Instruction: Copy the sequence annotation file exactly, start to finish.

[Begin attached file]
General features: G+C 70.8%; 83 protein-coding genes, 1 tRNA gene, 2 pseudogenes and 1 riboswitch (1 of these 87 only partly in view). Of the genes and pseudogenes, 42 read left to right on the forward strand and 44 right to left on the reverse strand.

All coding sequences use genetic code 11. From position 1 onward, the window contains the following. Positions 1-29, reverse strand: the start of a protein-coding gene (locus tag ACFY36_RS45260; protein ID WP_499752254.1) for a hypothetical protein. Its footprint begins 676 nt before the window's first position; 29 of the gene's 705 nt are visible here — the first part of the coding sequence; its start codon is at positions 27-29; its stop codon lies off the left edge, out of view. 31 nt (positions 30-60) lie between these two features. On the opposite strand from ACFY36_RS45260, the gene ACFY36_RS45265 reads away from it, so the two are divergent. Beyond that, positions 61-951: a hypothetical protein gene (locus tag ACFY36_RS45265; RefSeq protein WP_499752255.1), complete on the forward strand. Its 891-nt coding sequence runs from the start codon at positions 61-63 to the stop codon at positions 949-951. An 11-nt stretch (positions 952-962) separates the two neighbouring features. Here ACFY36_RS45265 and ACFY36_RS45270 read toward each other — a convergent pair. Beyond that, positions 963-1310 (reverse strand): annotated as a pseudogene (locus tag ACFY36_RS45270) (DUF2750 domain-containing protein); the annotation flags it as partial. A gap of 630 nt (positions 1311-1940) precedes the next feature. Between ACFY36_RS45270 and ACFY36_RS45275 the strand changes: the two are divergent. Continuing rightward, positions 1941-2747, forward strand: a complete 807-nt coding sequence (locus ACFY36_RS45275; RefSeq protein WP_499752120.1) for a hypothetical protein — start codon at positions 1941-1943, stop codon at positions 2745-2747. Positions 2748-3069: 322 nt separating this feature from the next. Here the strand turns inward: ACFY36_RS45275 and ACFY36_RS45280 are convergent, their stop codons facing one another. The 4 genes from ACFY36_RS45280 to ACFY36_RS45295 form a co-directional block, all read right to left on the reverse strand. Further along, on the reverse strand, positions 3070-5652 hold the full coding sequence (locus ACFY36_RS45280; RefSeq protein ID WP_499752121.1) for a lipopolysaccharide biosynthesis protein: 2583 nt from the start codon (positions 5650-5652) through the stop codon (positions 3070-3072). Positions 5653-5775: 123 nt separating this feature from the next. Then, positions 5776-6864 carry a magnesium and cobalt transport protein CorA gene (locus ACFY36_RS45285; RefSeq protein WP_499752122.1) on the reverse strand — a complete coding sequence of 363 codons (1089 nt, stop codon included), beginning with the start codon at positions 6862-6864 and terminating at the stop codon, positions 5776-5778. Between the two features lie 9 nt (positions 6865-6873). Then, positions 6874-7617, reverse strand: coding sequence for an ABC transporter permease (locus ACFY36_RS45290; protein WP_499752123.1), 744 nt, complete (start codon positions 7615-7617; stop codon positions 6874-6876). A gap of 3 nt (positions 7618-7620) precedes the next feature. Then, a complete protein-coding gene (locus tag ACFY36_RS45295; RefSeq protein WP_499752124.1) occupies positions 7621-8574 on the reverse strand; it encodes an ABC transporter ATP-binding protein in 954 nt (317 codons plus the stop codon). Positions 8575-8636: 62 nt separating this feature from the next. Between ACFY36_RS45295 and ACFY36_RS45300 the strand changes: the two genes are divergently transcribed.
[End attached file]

General features: G+C 70.8%; 83 protein-coding genes, 1 tRNA gene, 2 pseudogenes and 1 riboswitch (1 of these 87 only partly in view). Of the genes and pseudogenes, 42 read left to right on the forward strand and 44 right to left on the reverse strand.

All coding sequences use genetic code 11. From position 1 onward, the window contains the following. Positions 1-29, reverse strand: the start of a protein-coding gene (locus tag ACFY36_RS45260; protein ID WP_499752254.1) for a hypothetical protein. Its footprint begins 676 nt before the window's first position; 29 of the gene's 705 nt are visible here — the first part of the coding sequence; its start codon is at positions 27-29; its stop codon lies off the left edge, out of view. 31 nt (positions 30-60) lie between these two features. On the opposite strand from ACFY36_RS45260, the gene ACFY36_RS45265 reads away from it, so the two are divergent. Beyond that, positions 61-951: a hypothetical protein gene (locus tag ACFY36_RS45265; RefSeq protein WP_499752255.1), complete on the forward strand. Its 891-nt coding sequence runs from the start codon at positions 61-63 to the stop codon at positions 949-951. An 11-nt stretch (positions 952-962) separates the two neighbouring features. Here ACFY36_RS45265 and ACFY36_RS45270 read toward each other — a convergent pair. Beyond that, positions 963-1310 (reverse strand): annotated as a pseudogene (locus tag ACFY36_RS45270) (DUF2750 domain-containing protein); the annotation flags it as partial. A gap of 630 nt (positions 1311-1940) precedes the next feature. Between ACFY36_RS45270 and ACFY36_RS45275 the strand changes: the two are divergent. Continuing rightward, positions 1941-2747, forward strand: a complete 807-nt coding sequence (locus ACFY36_RS45275; RefSeq protein WP_499752120.1) for a hypothetical protein — start codon at positions 1941-1943, stop codon at positions 2745-2747. Positions 2748-3069: 322 nt separating this feature from the next. Here the strand turns inward: ACFY36_RS45275 and ACFY36_RS45280 are convergent, their stop codons facing one another. The 4 genes from ACFY36_RS45280 to ACFY36_RS45295 form a co-directional block, all read right to left on the reverse strand. Further along, on the reverse strand, positions 3070-5652 hold the full coding sequence (locus ACFY36_RS45280; RefSeq protein ID WP_499752121.1) for a lipopolysaccharide biosynthesis protein: 2583 nt from the start codon (positions 5650-5652) through the stop codon (positions 3070-3072). Positions 5653-5775: 123 nt separating this feature from the next. Then, positions 5776-6864 carry a magnesium and cobalt transport protein CorA gene (locus ACFY36_RS45285; RefSeq protein WP_499752122.1) on the reverse strand — a complete coding sequence of 363 codons (1089 nt, stop codon included), beginning with the start codon at positions 6862-6864 and terminating at the stop codon, positions 5776-5778. Between the two features lie 9 nt (positions 6865-6873). Then, positions 6874-7617, reverse strand: coding sequence for an ABC transporter permease (locus ACFY36_RS45290; protein WP_499752123.1), 744 nt, complete (start codon positions 7615-7617; stop codon positions 6874-6876). A gap of 3 nt (positions 7618-7620) precedes the next feature. Then, a complete protein-coding gene (locus tag ACFY36_RS45295; RefSeq protein WP_499752124.1) occupies positions 7621-8574 on the reverse strand; it encodes an ABC transporter ATP-binding protein in 954 nt (317 codons plus the stop codon). Positions 8575-8636: 62 nt separating this feature from the next. Between ACFY36_RS45295 and ACFY36_RS45300 the strand changes: the two genes are divergently transcribed.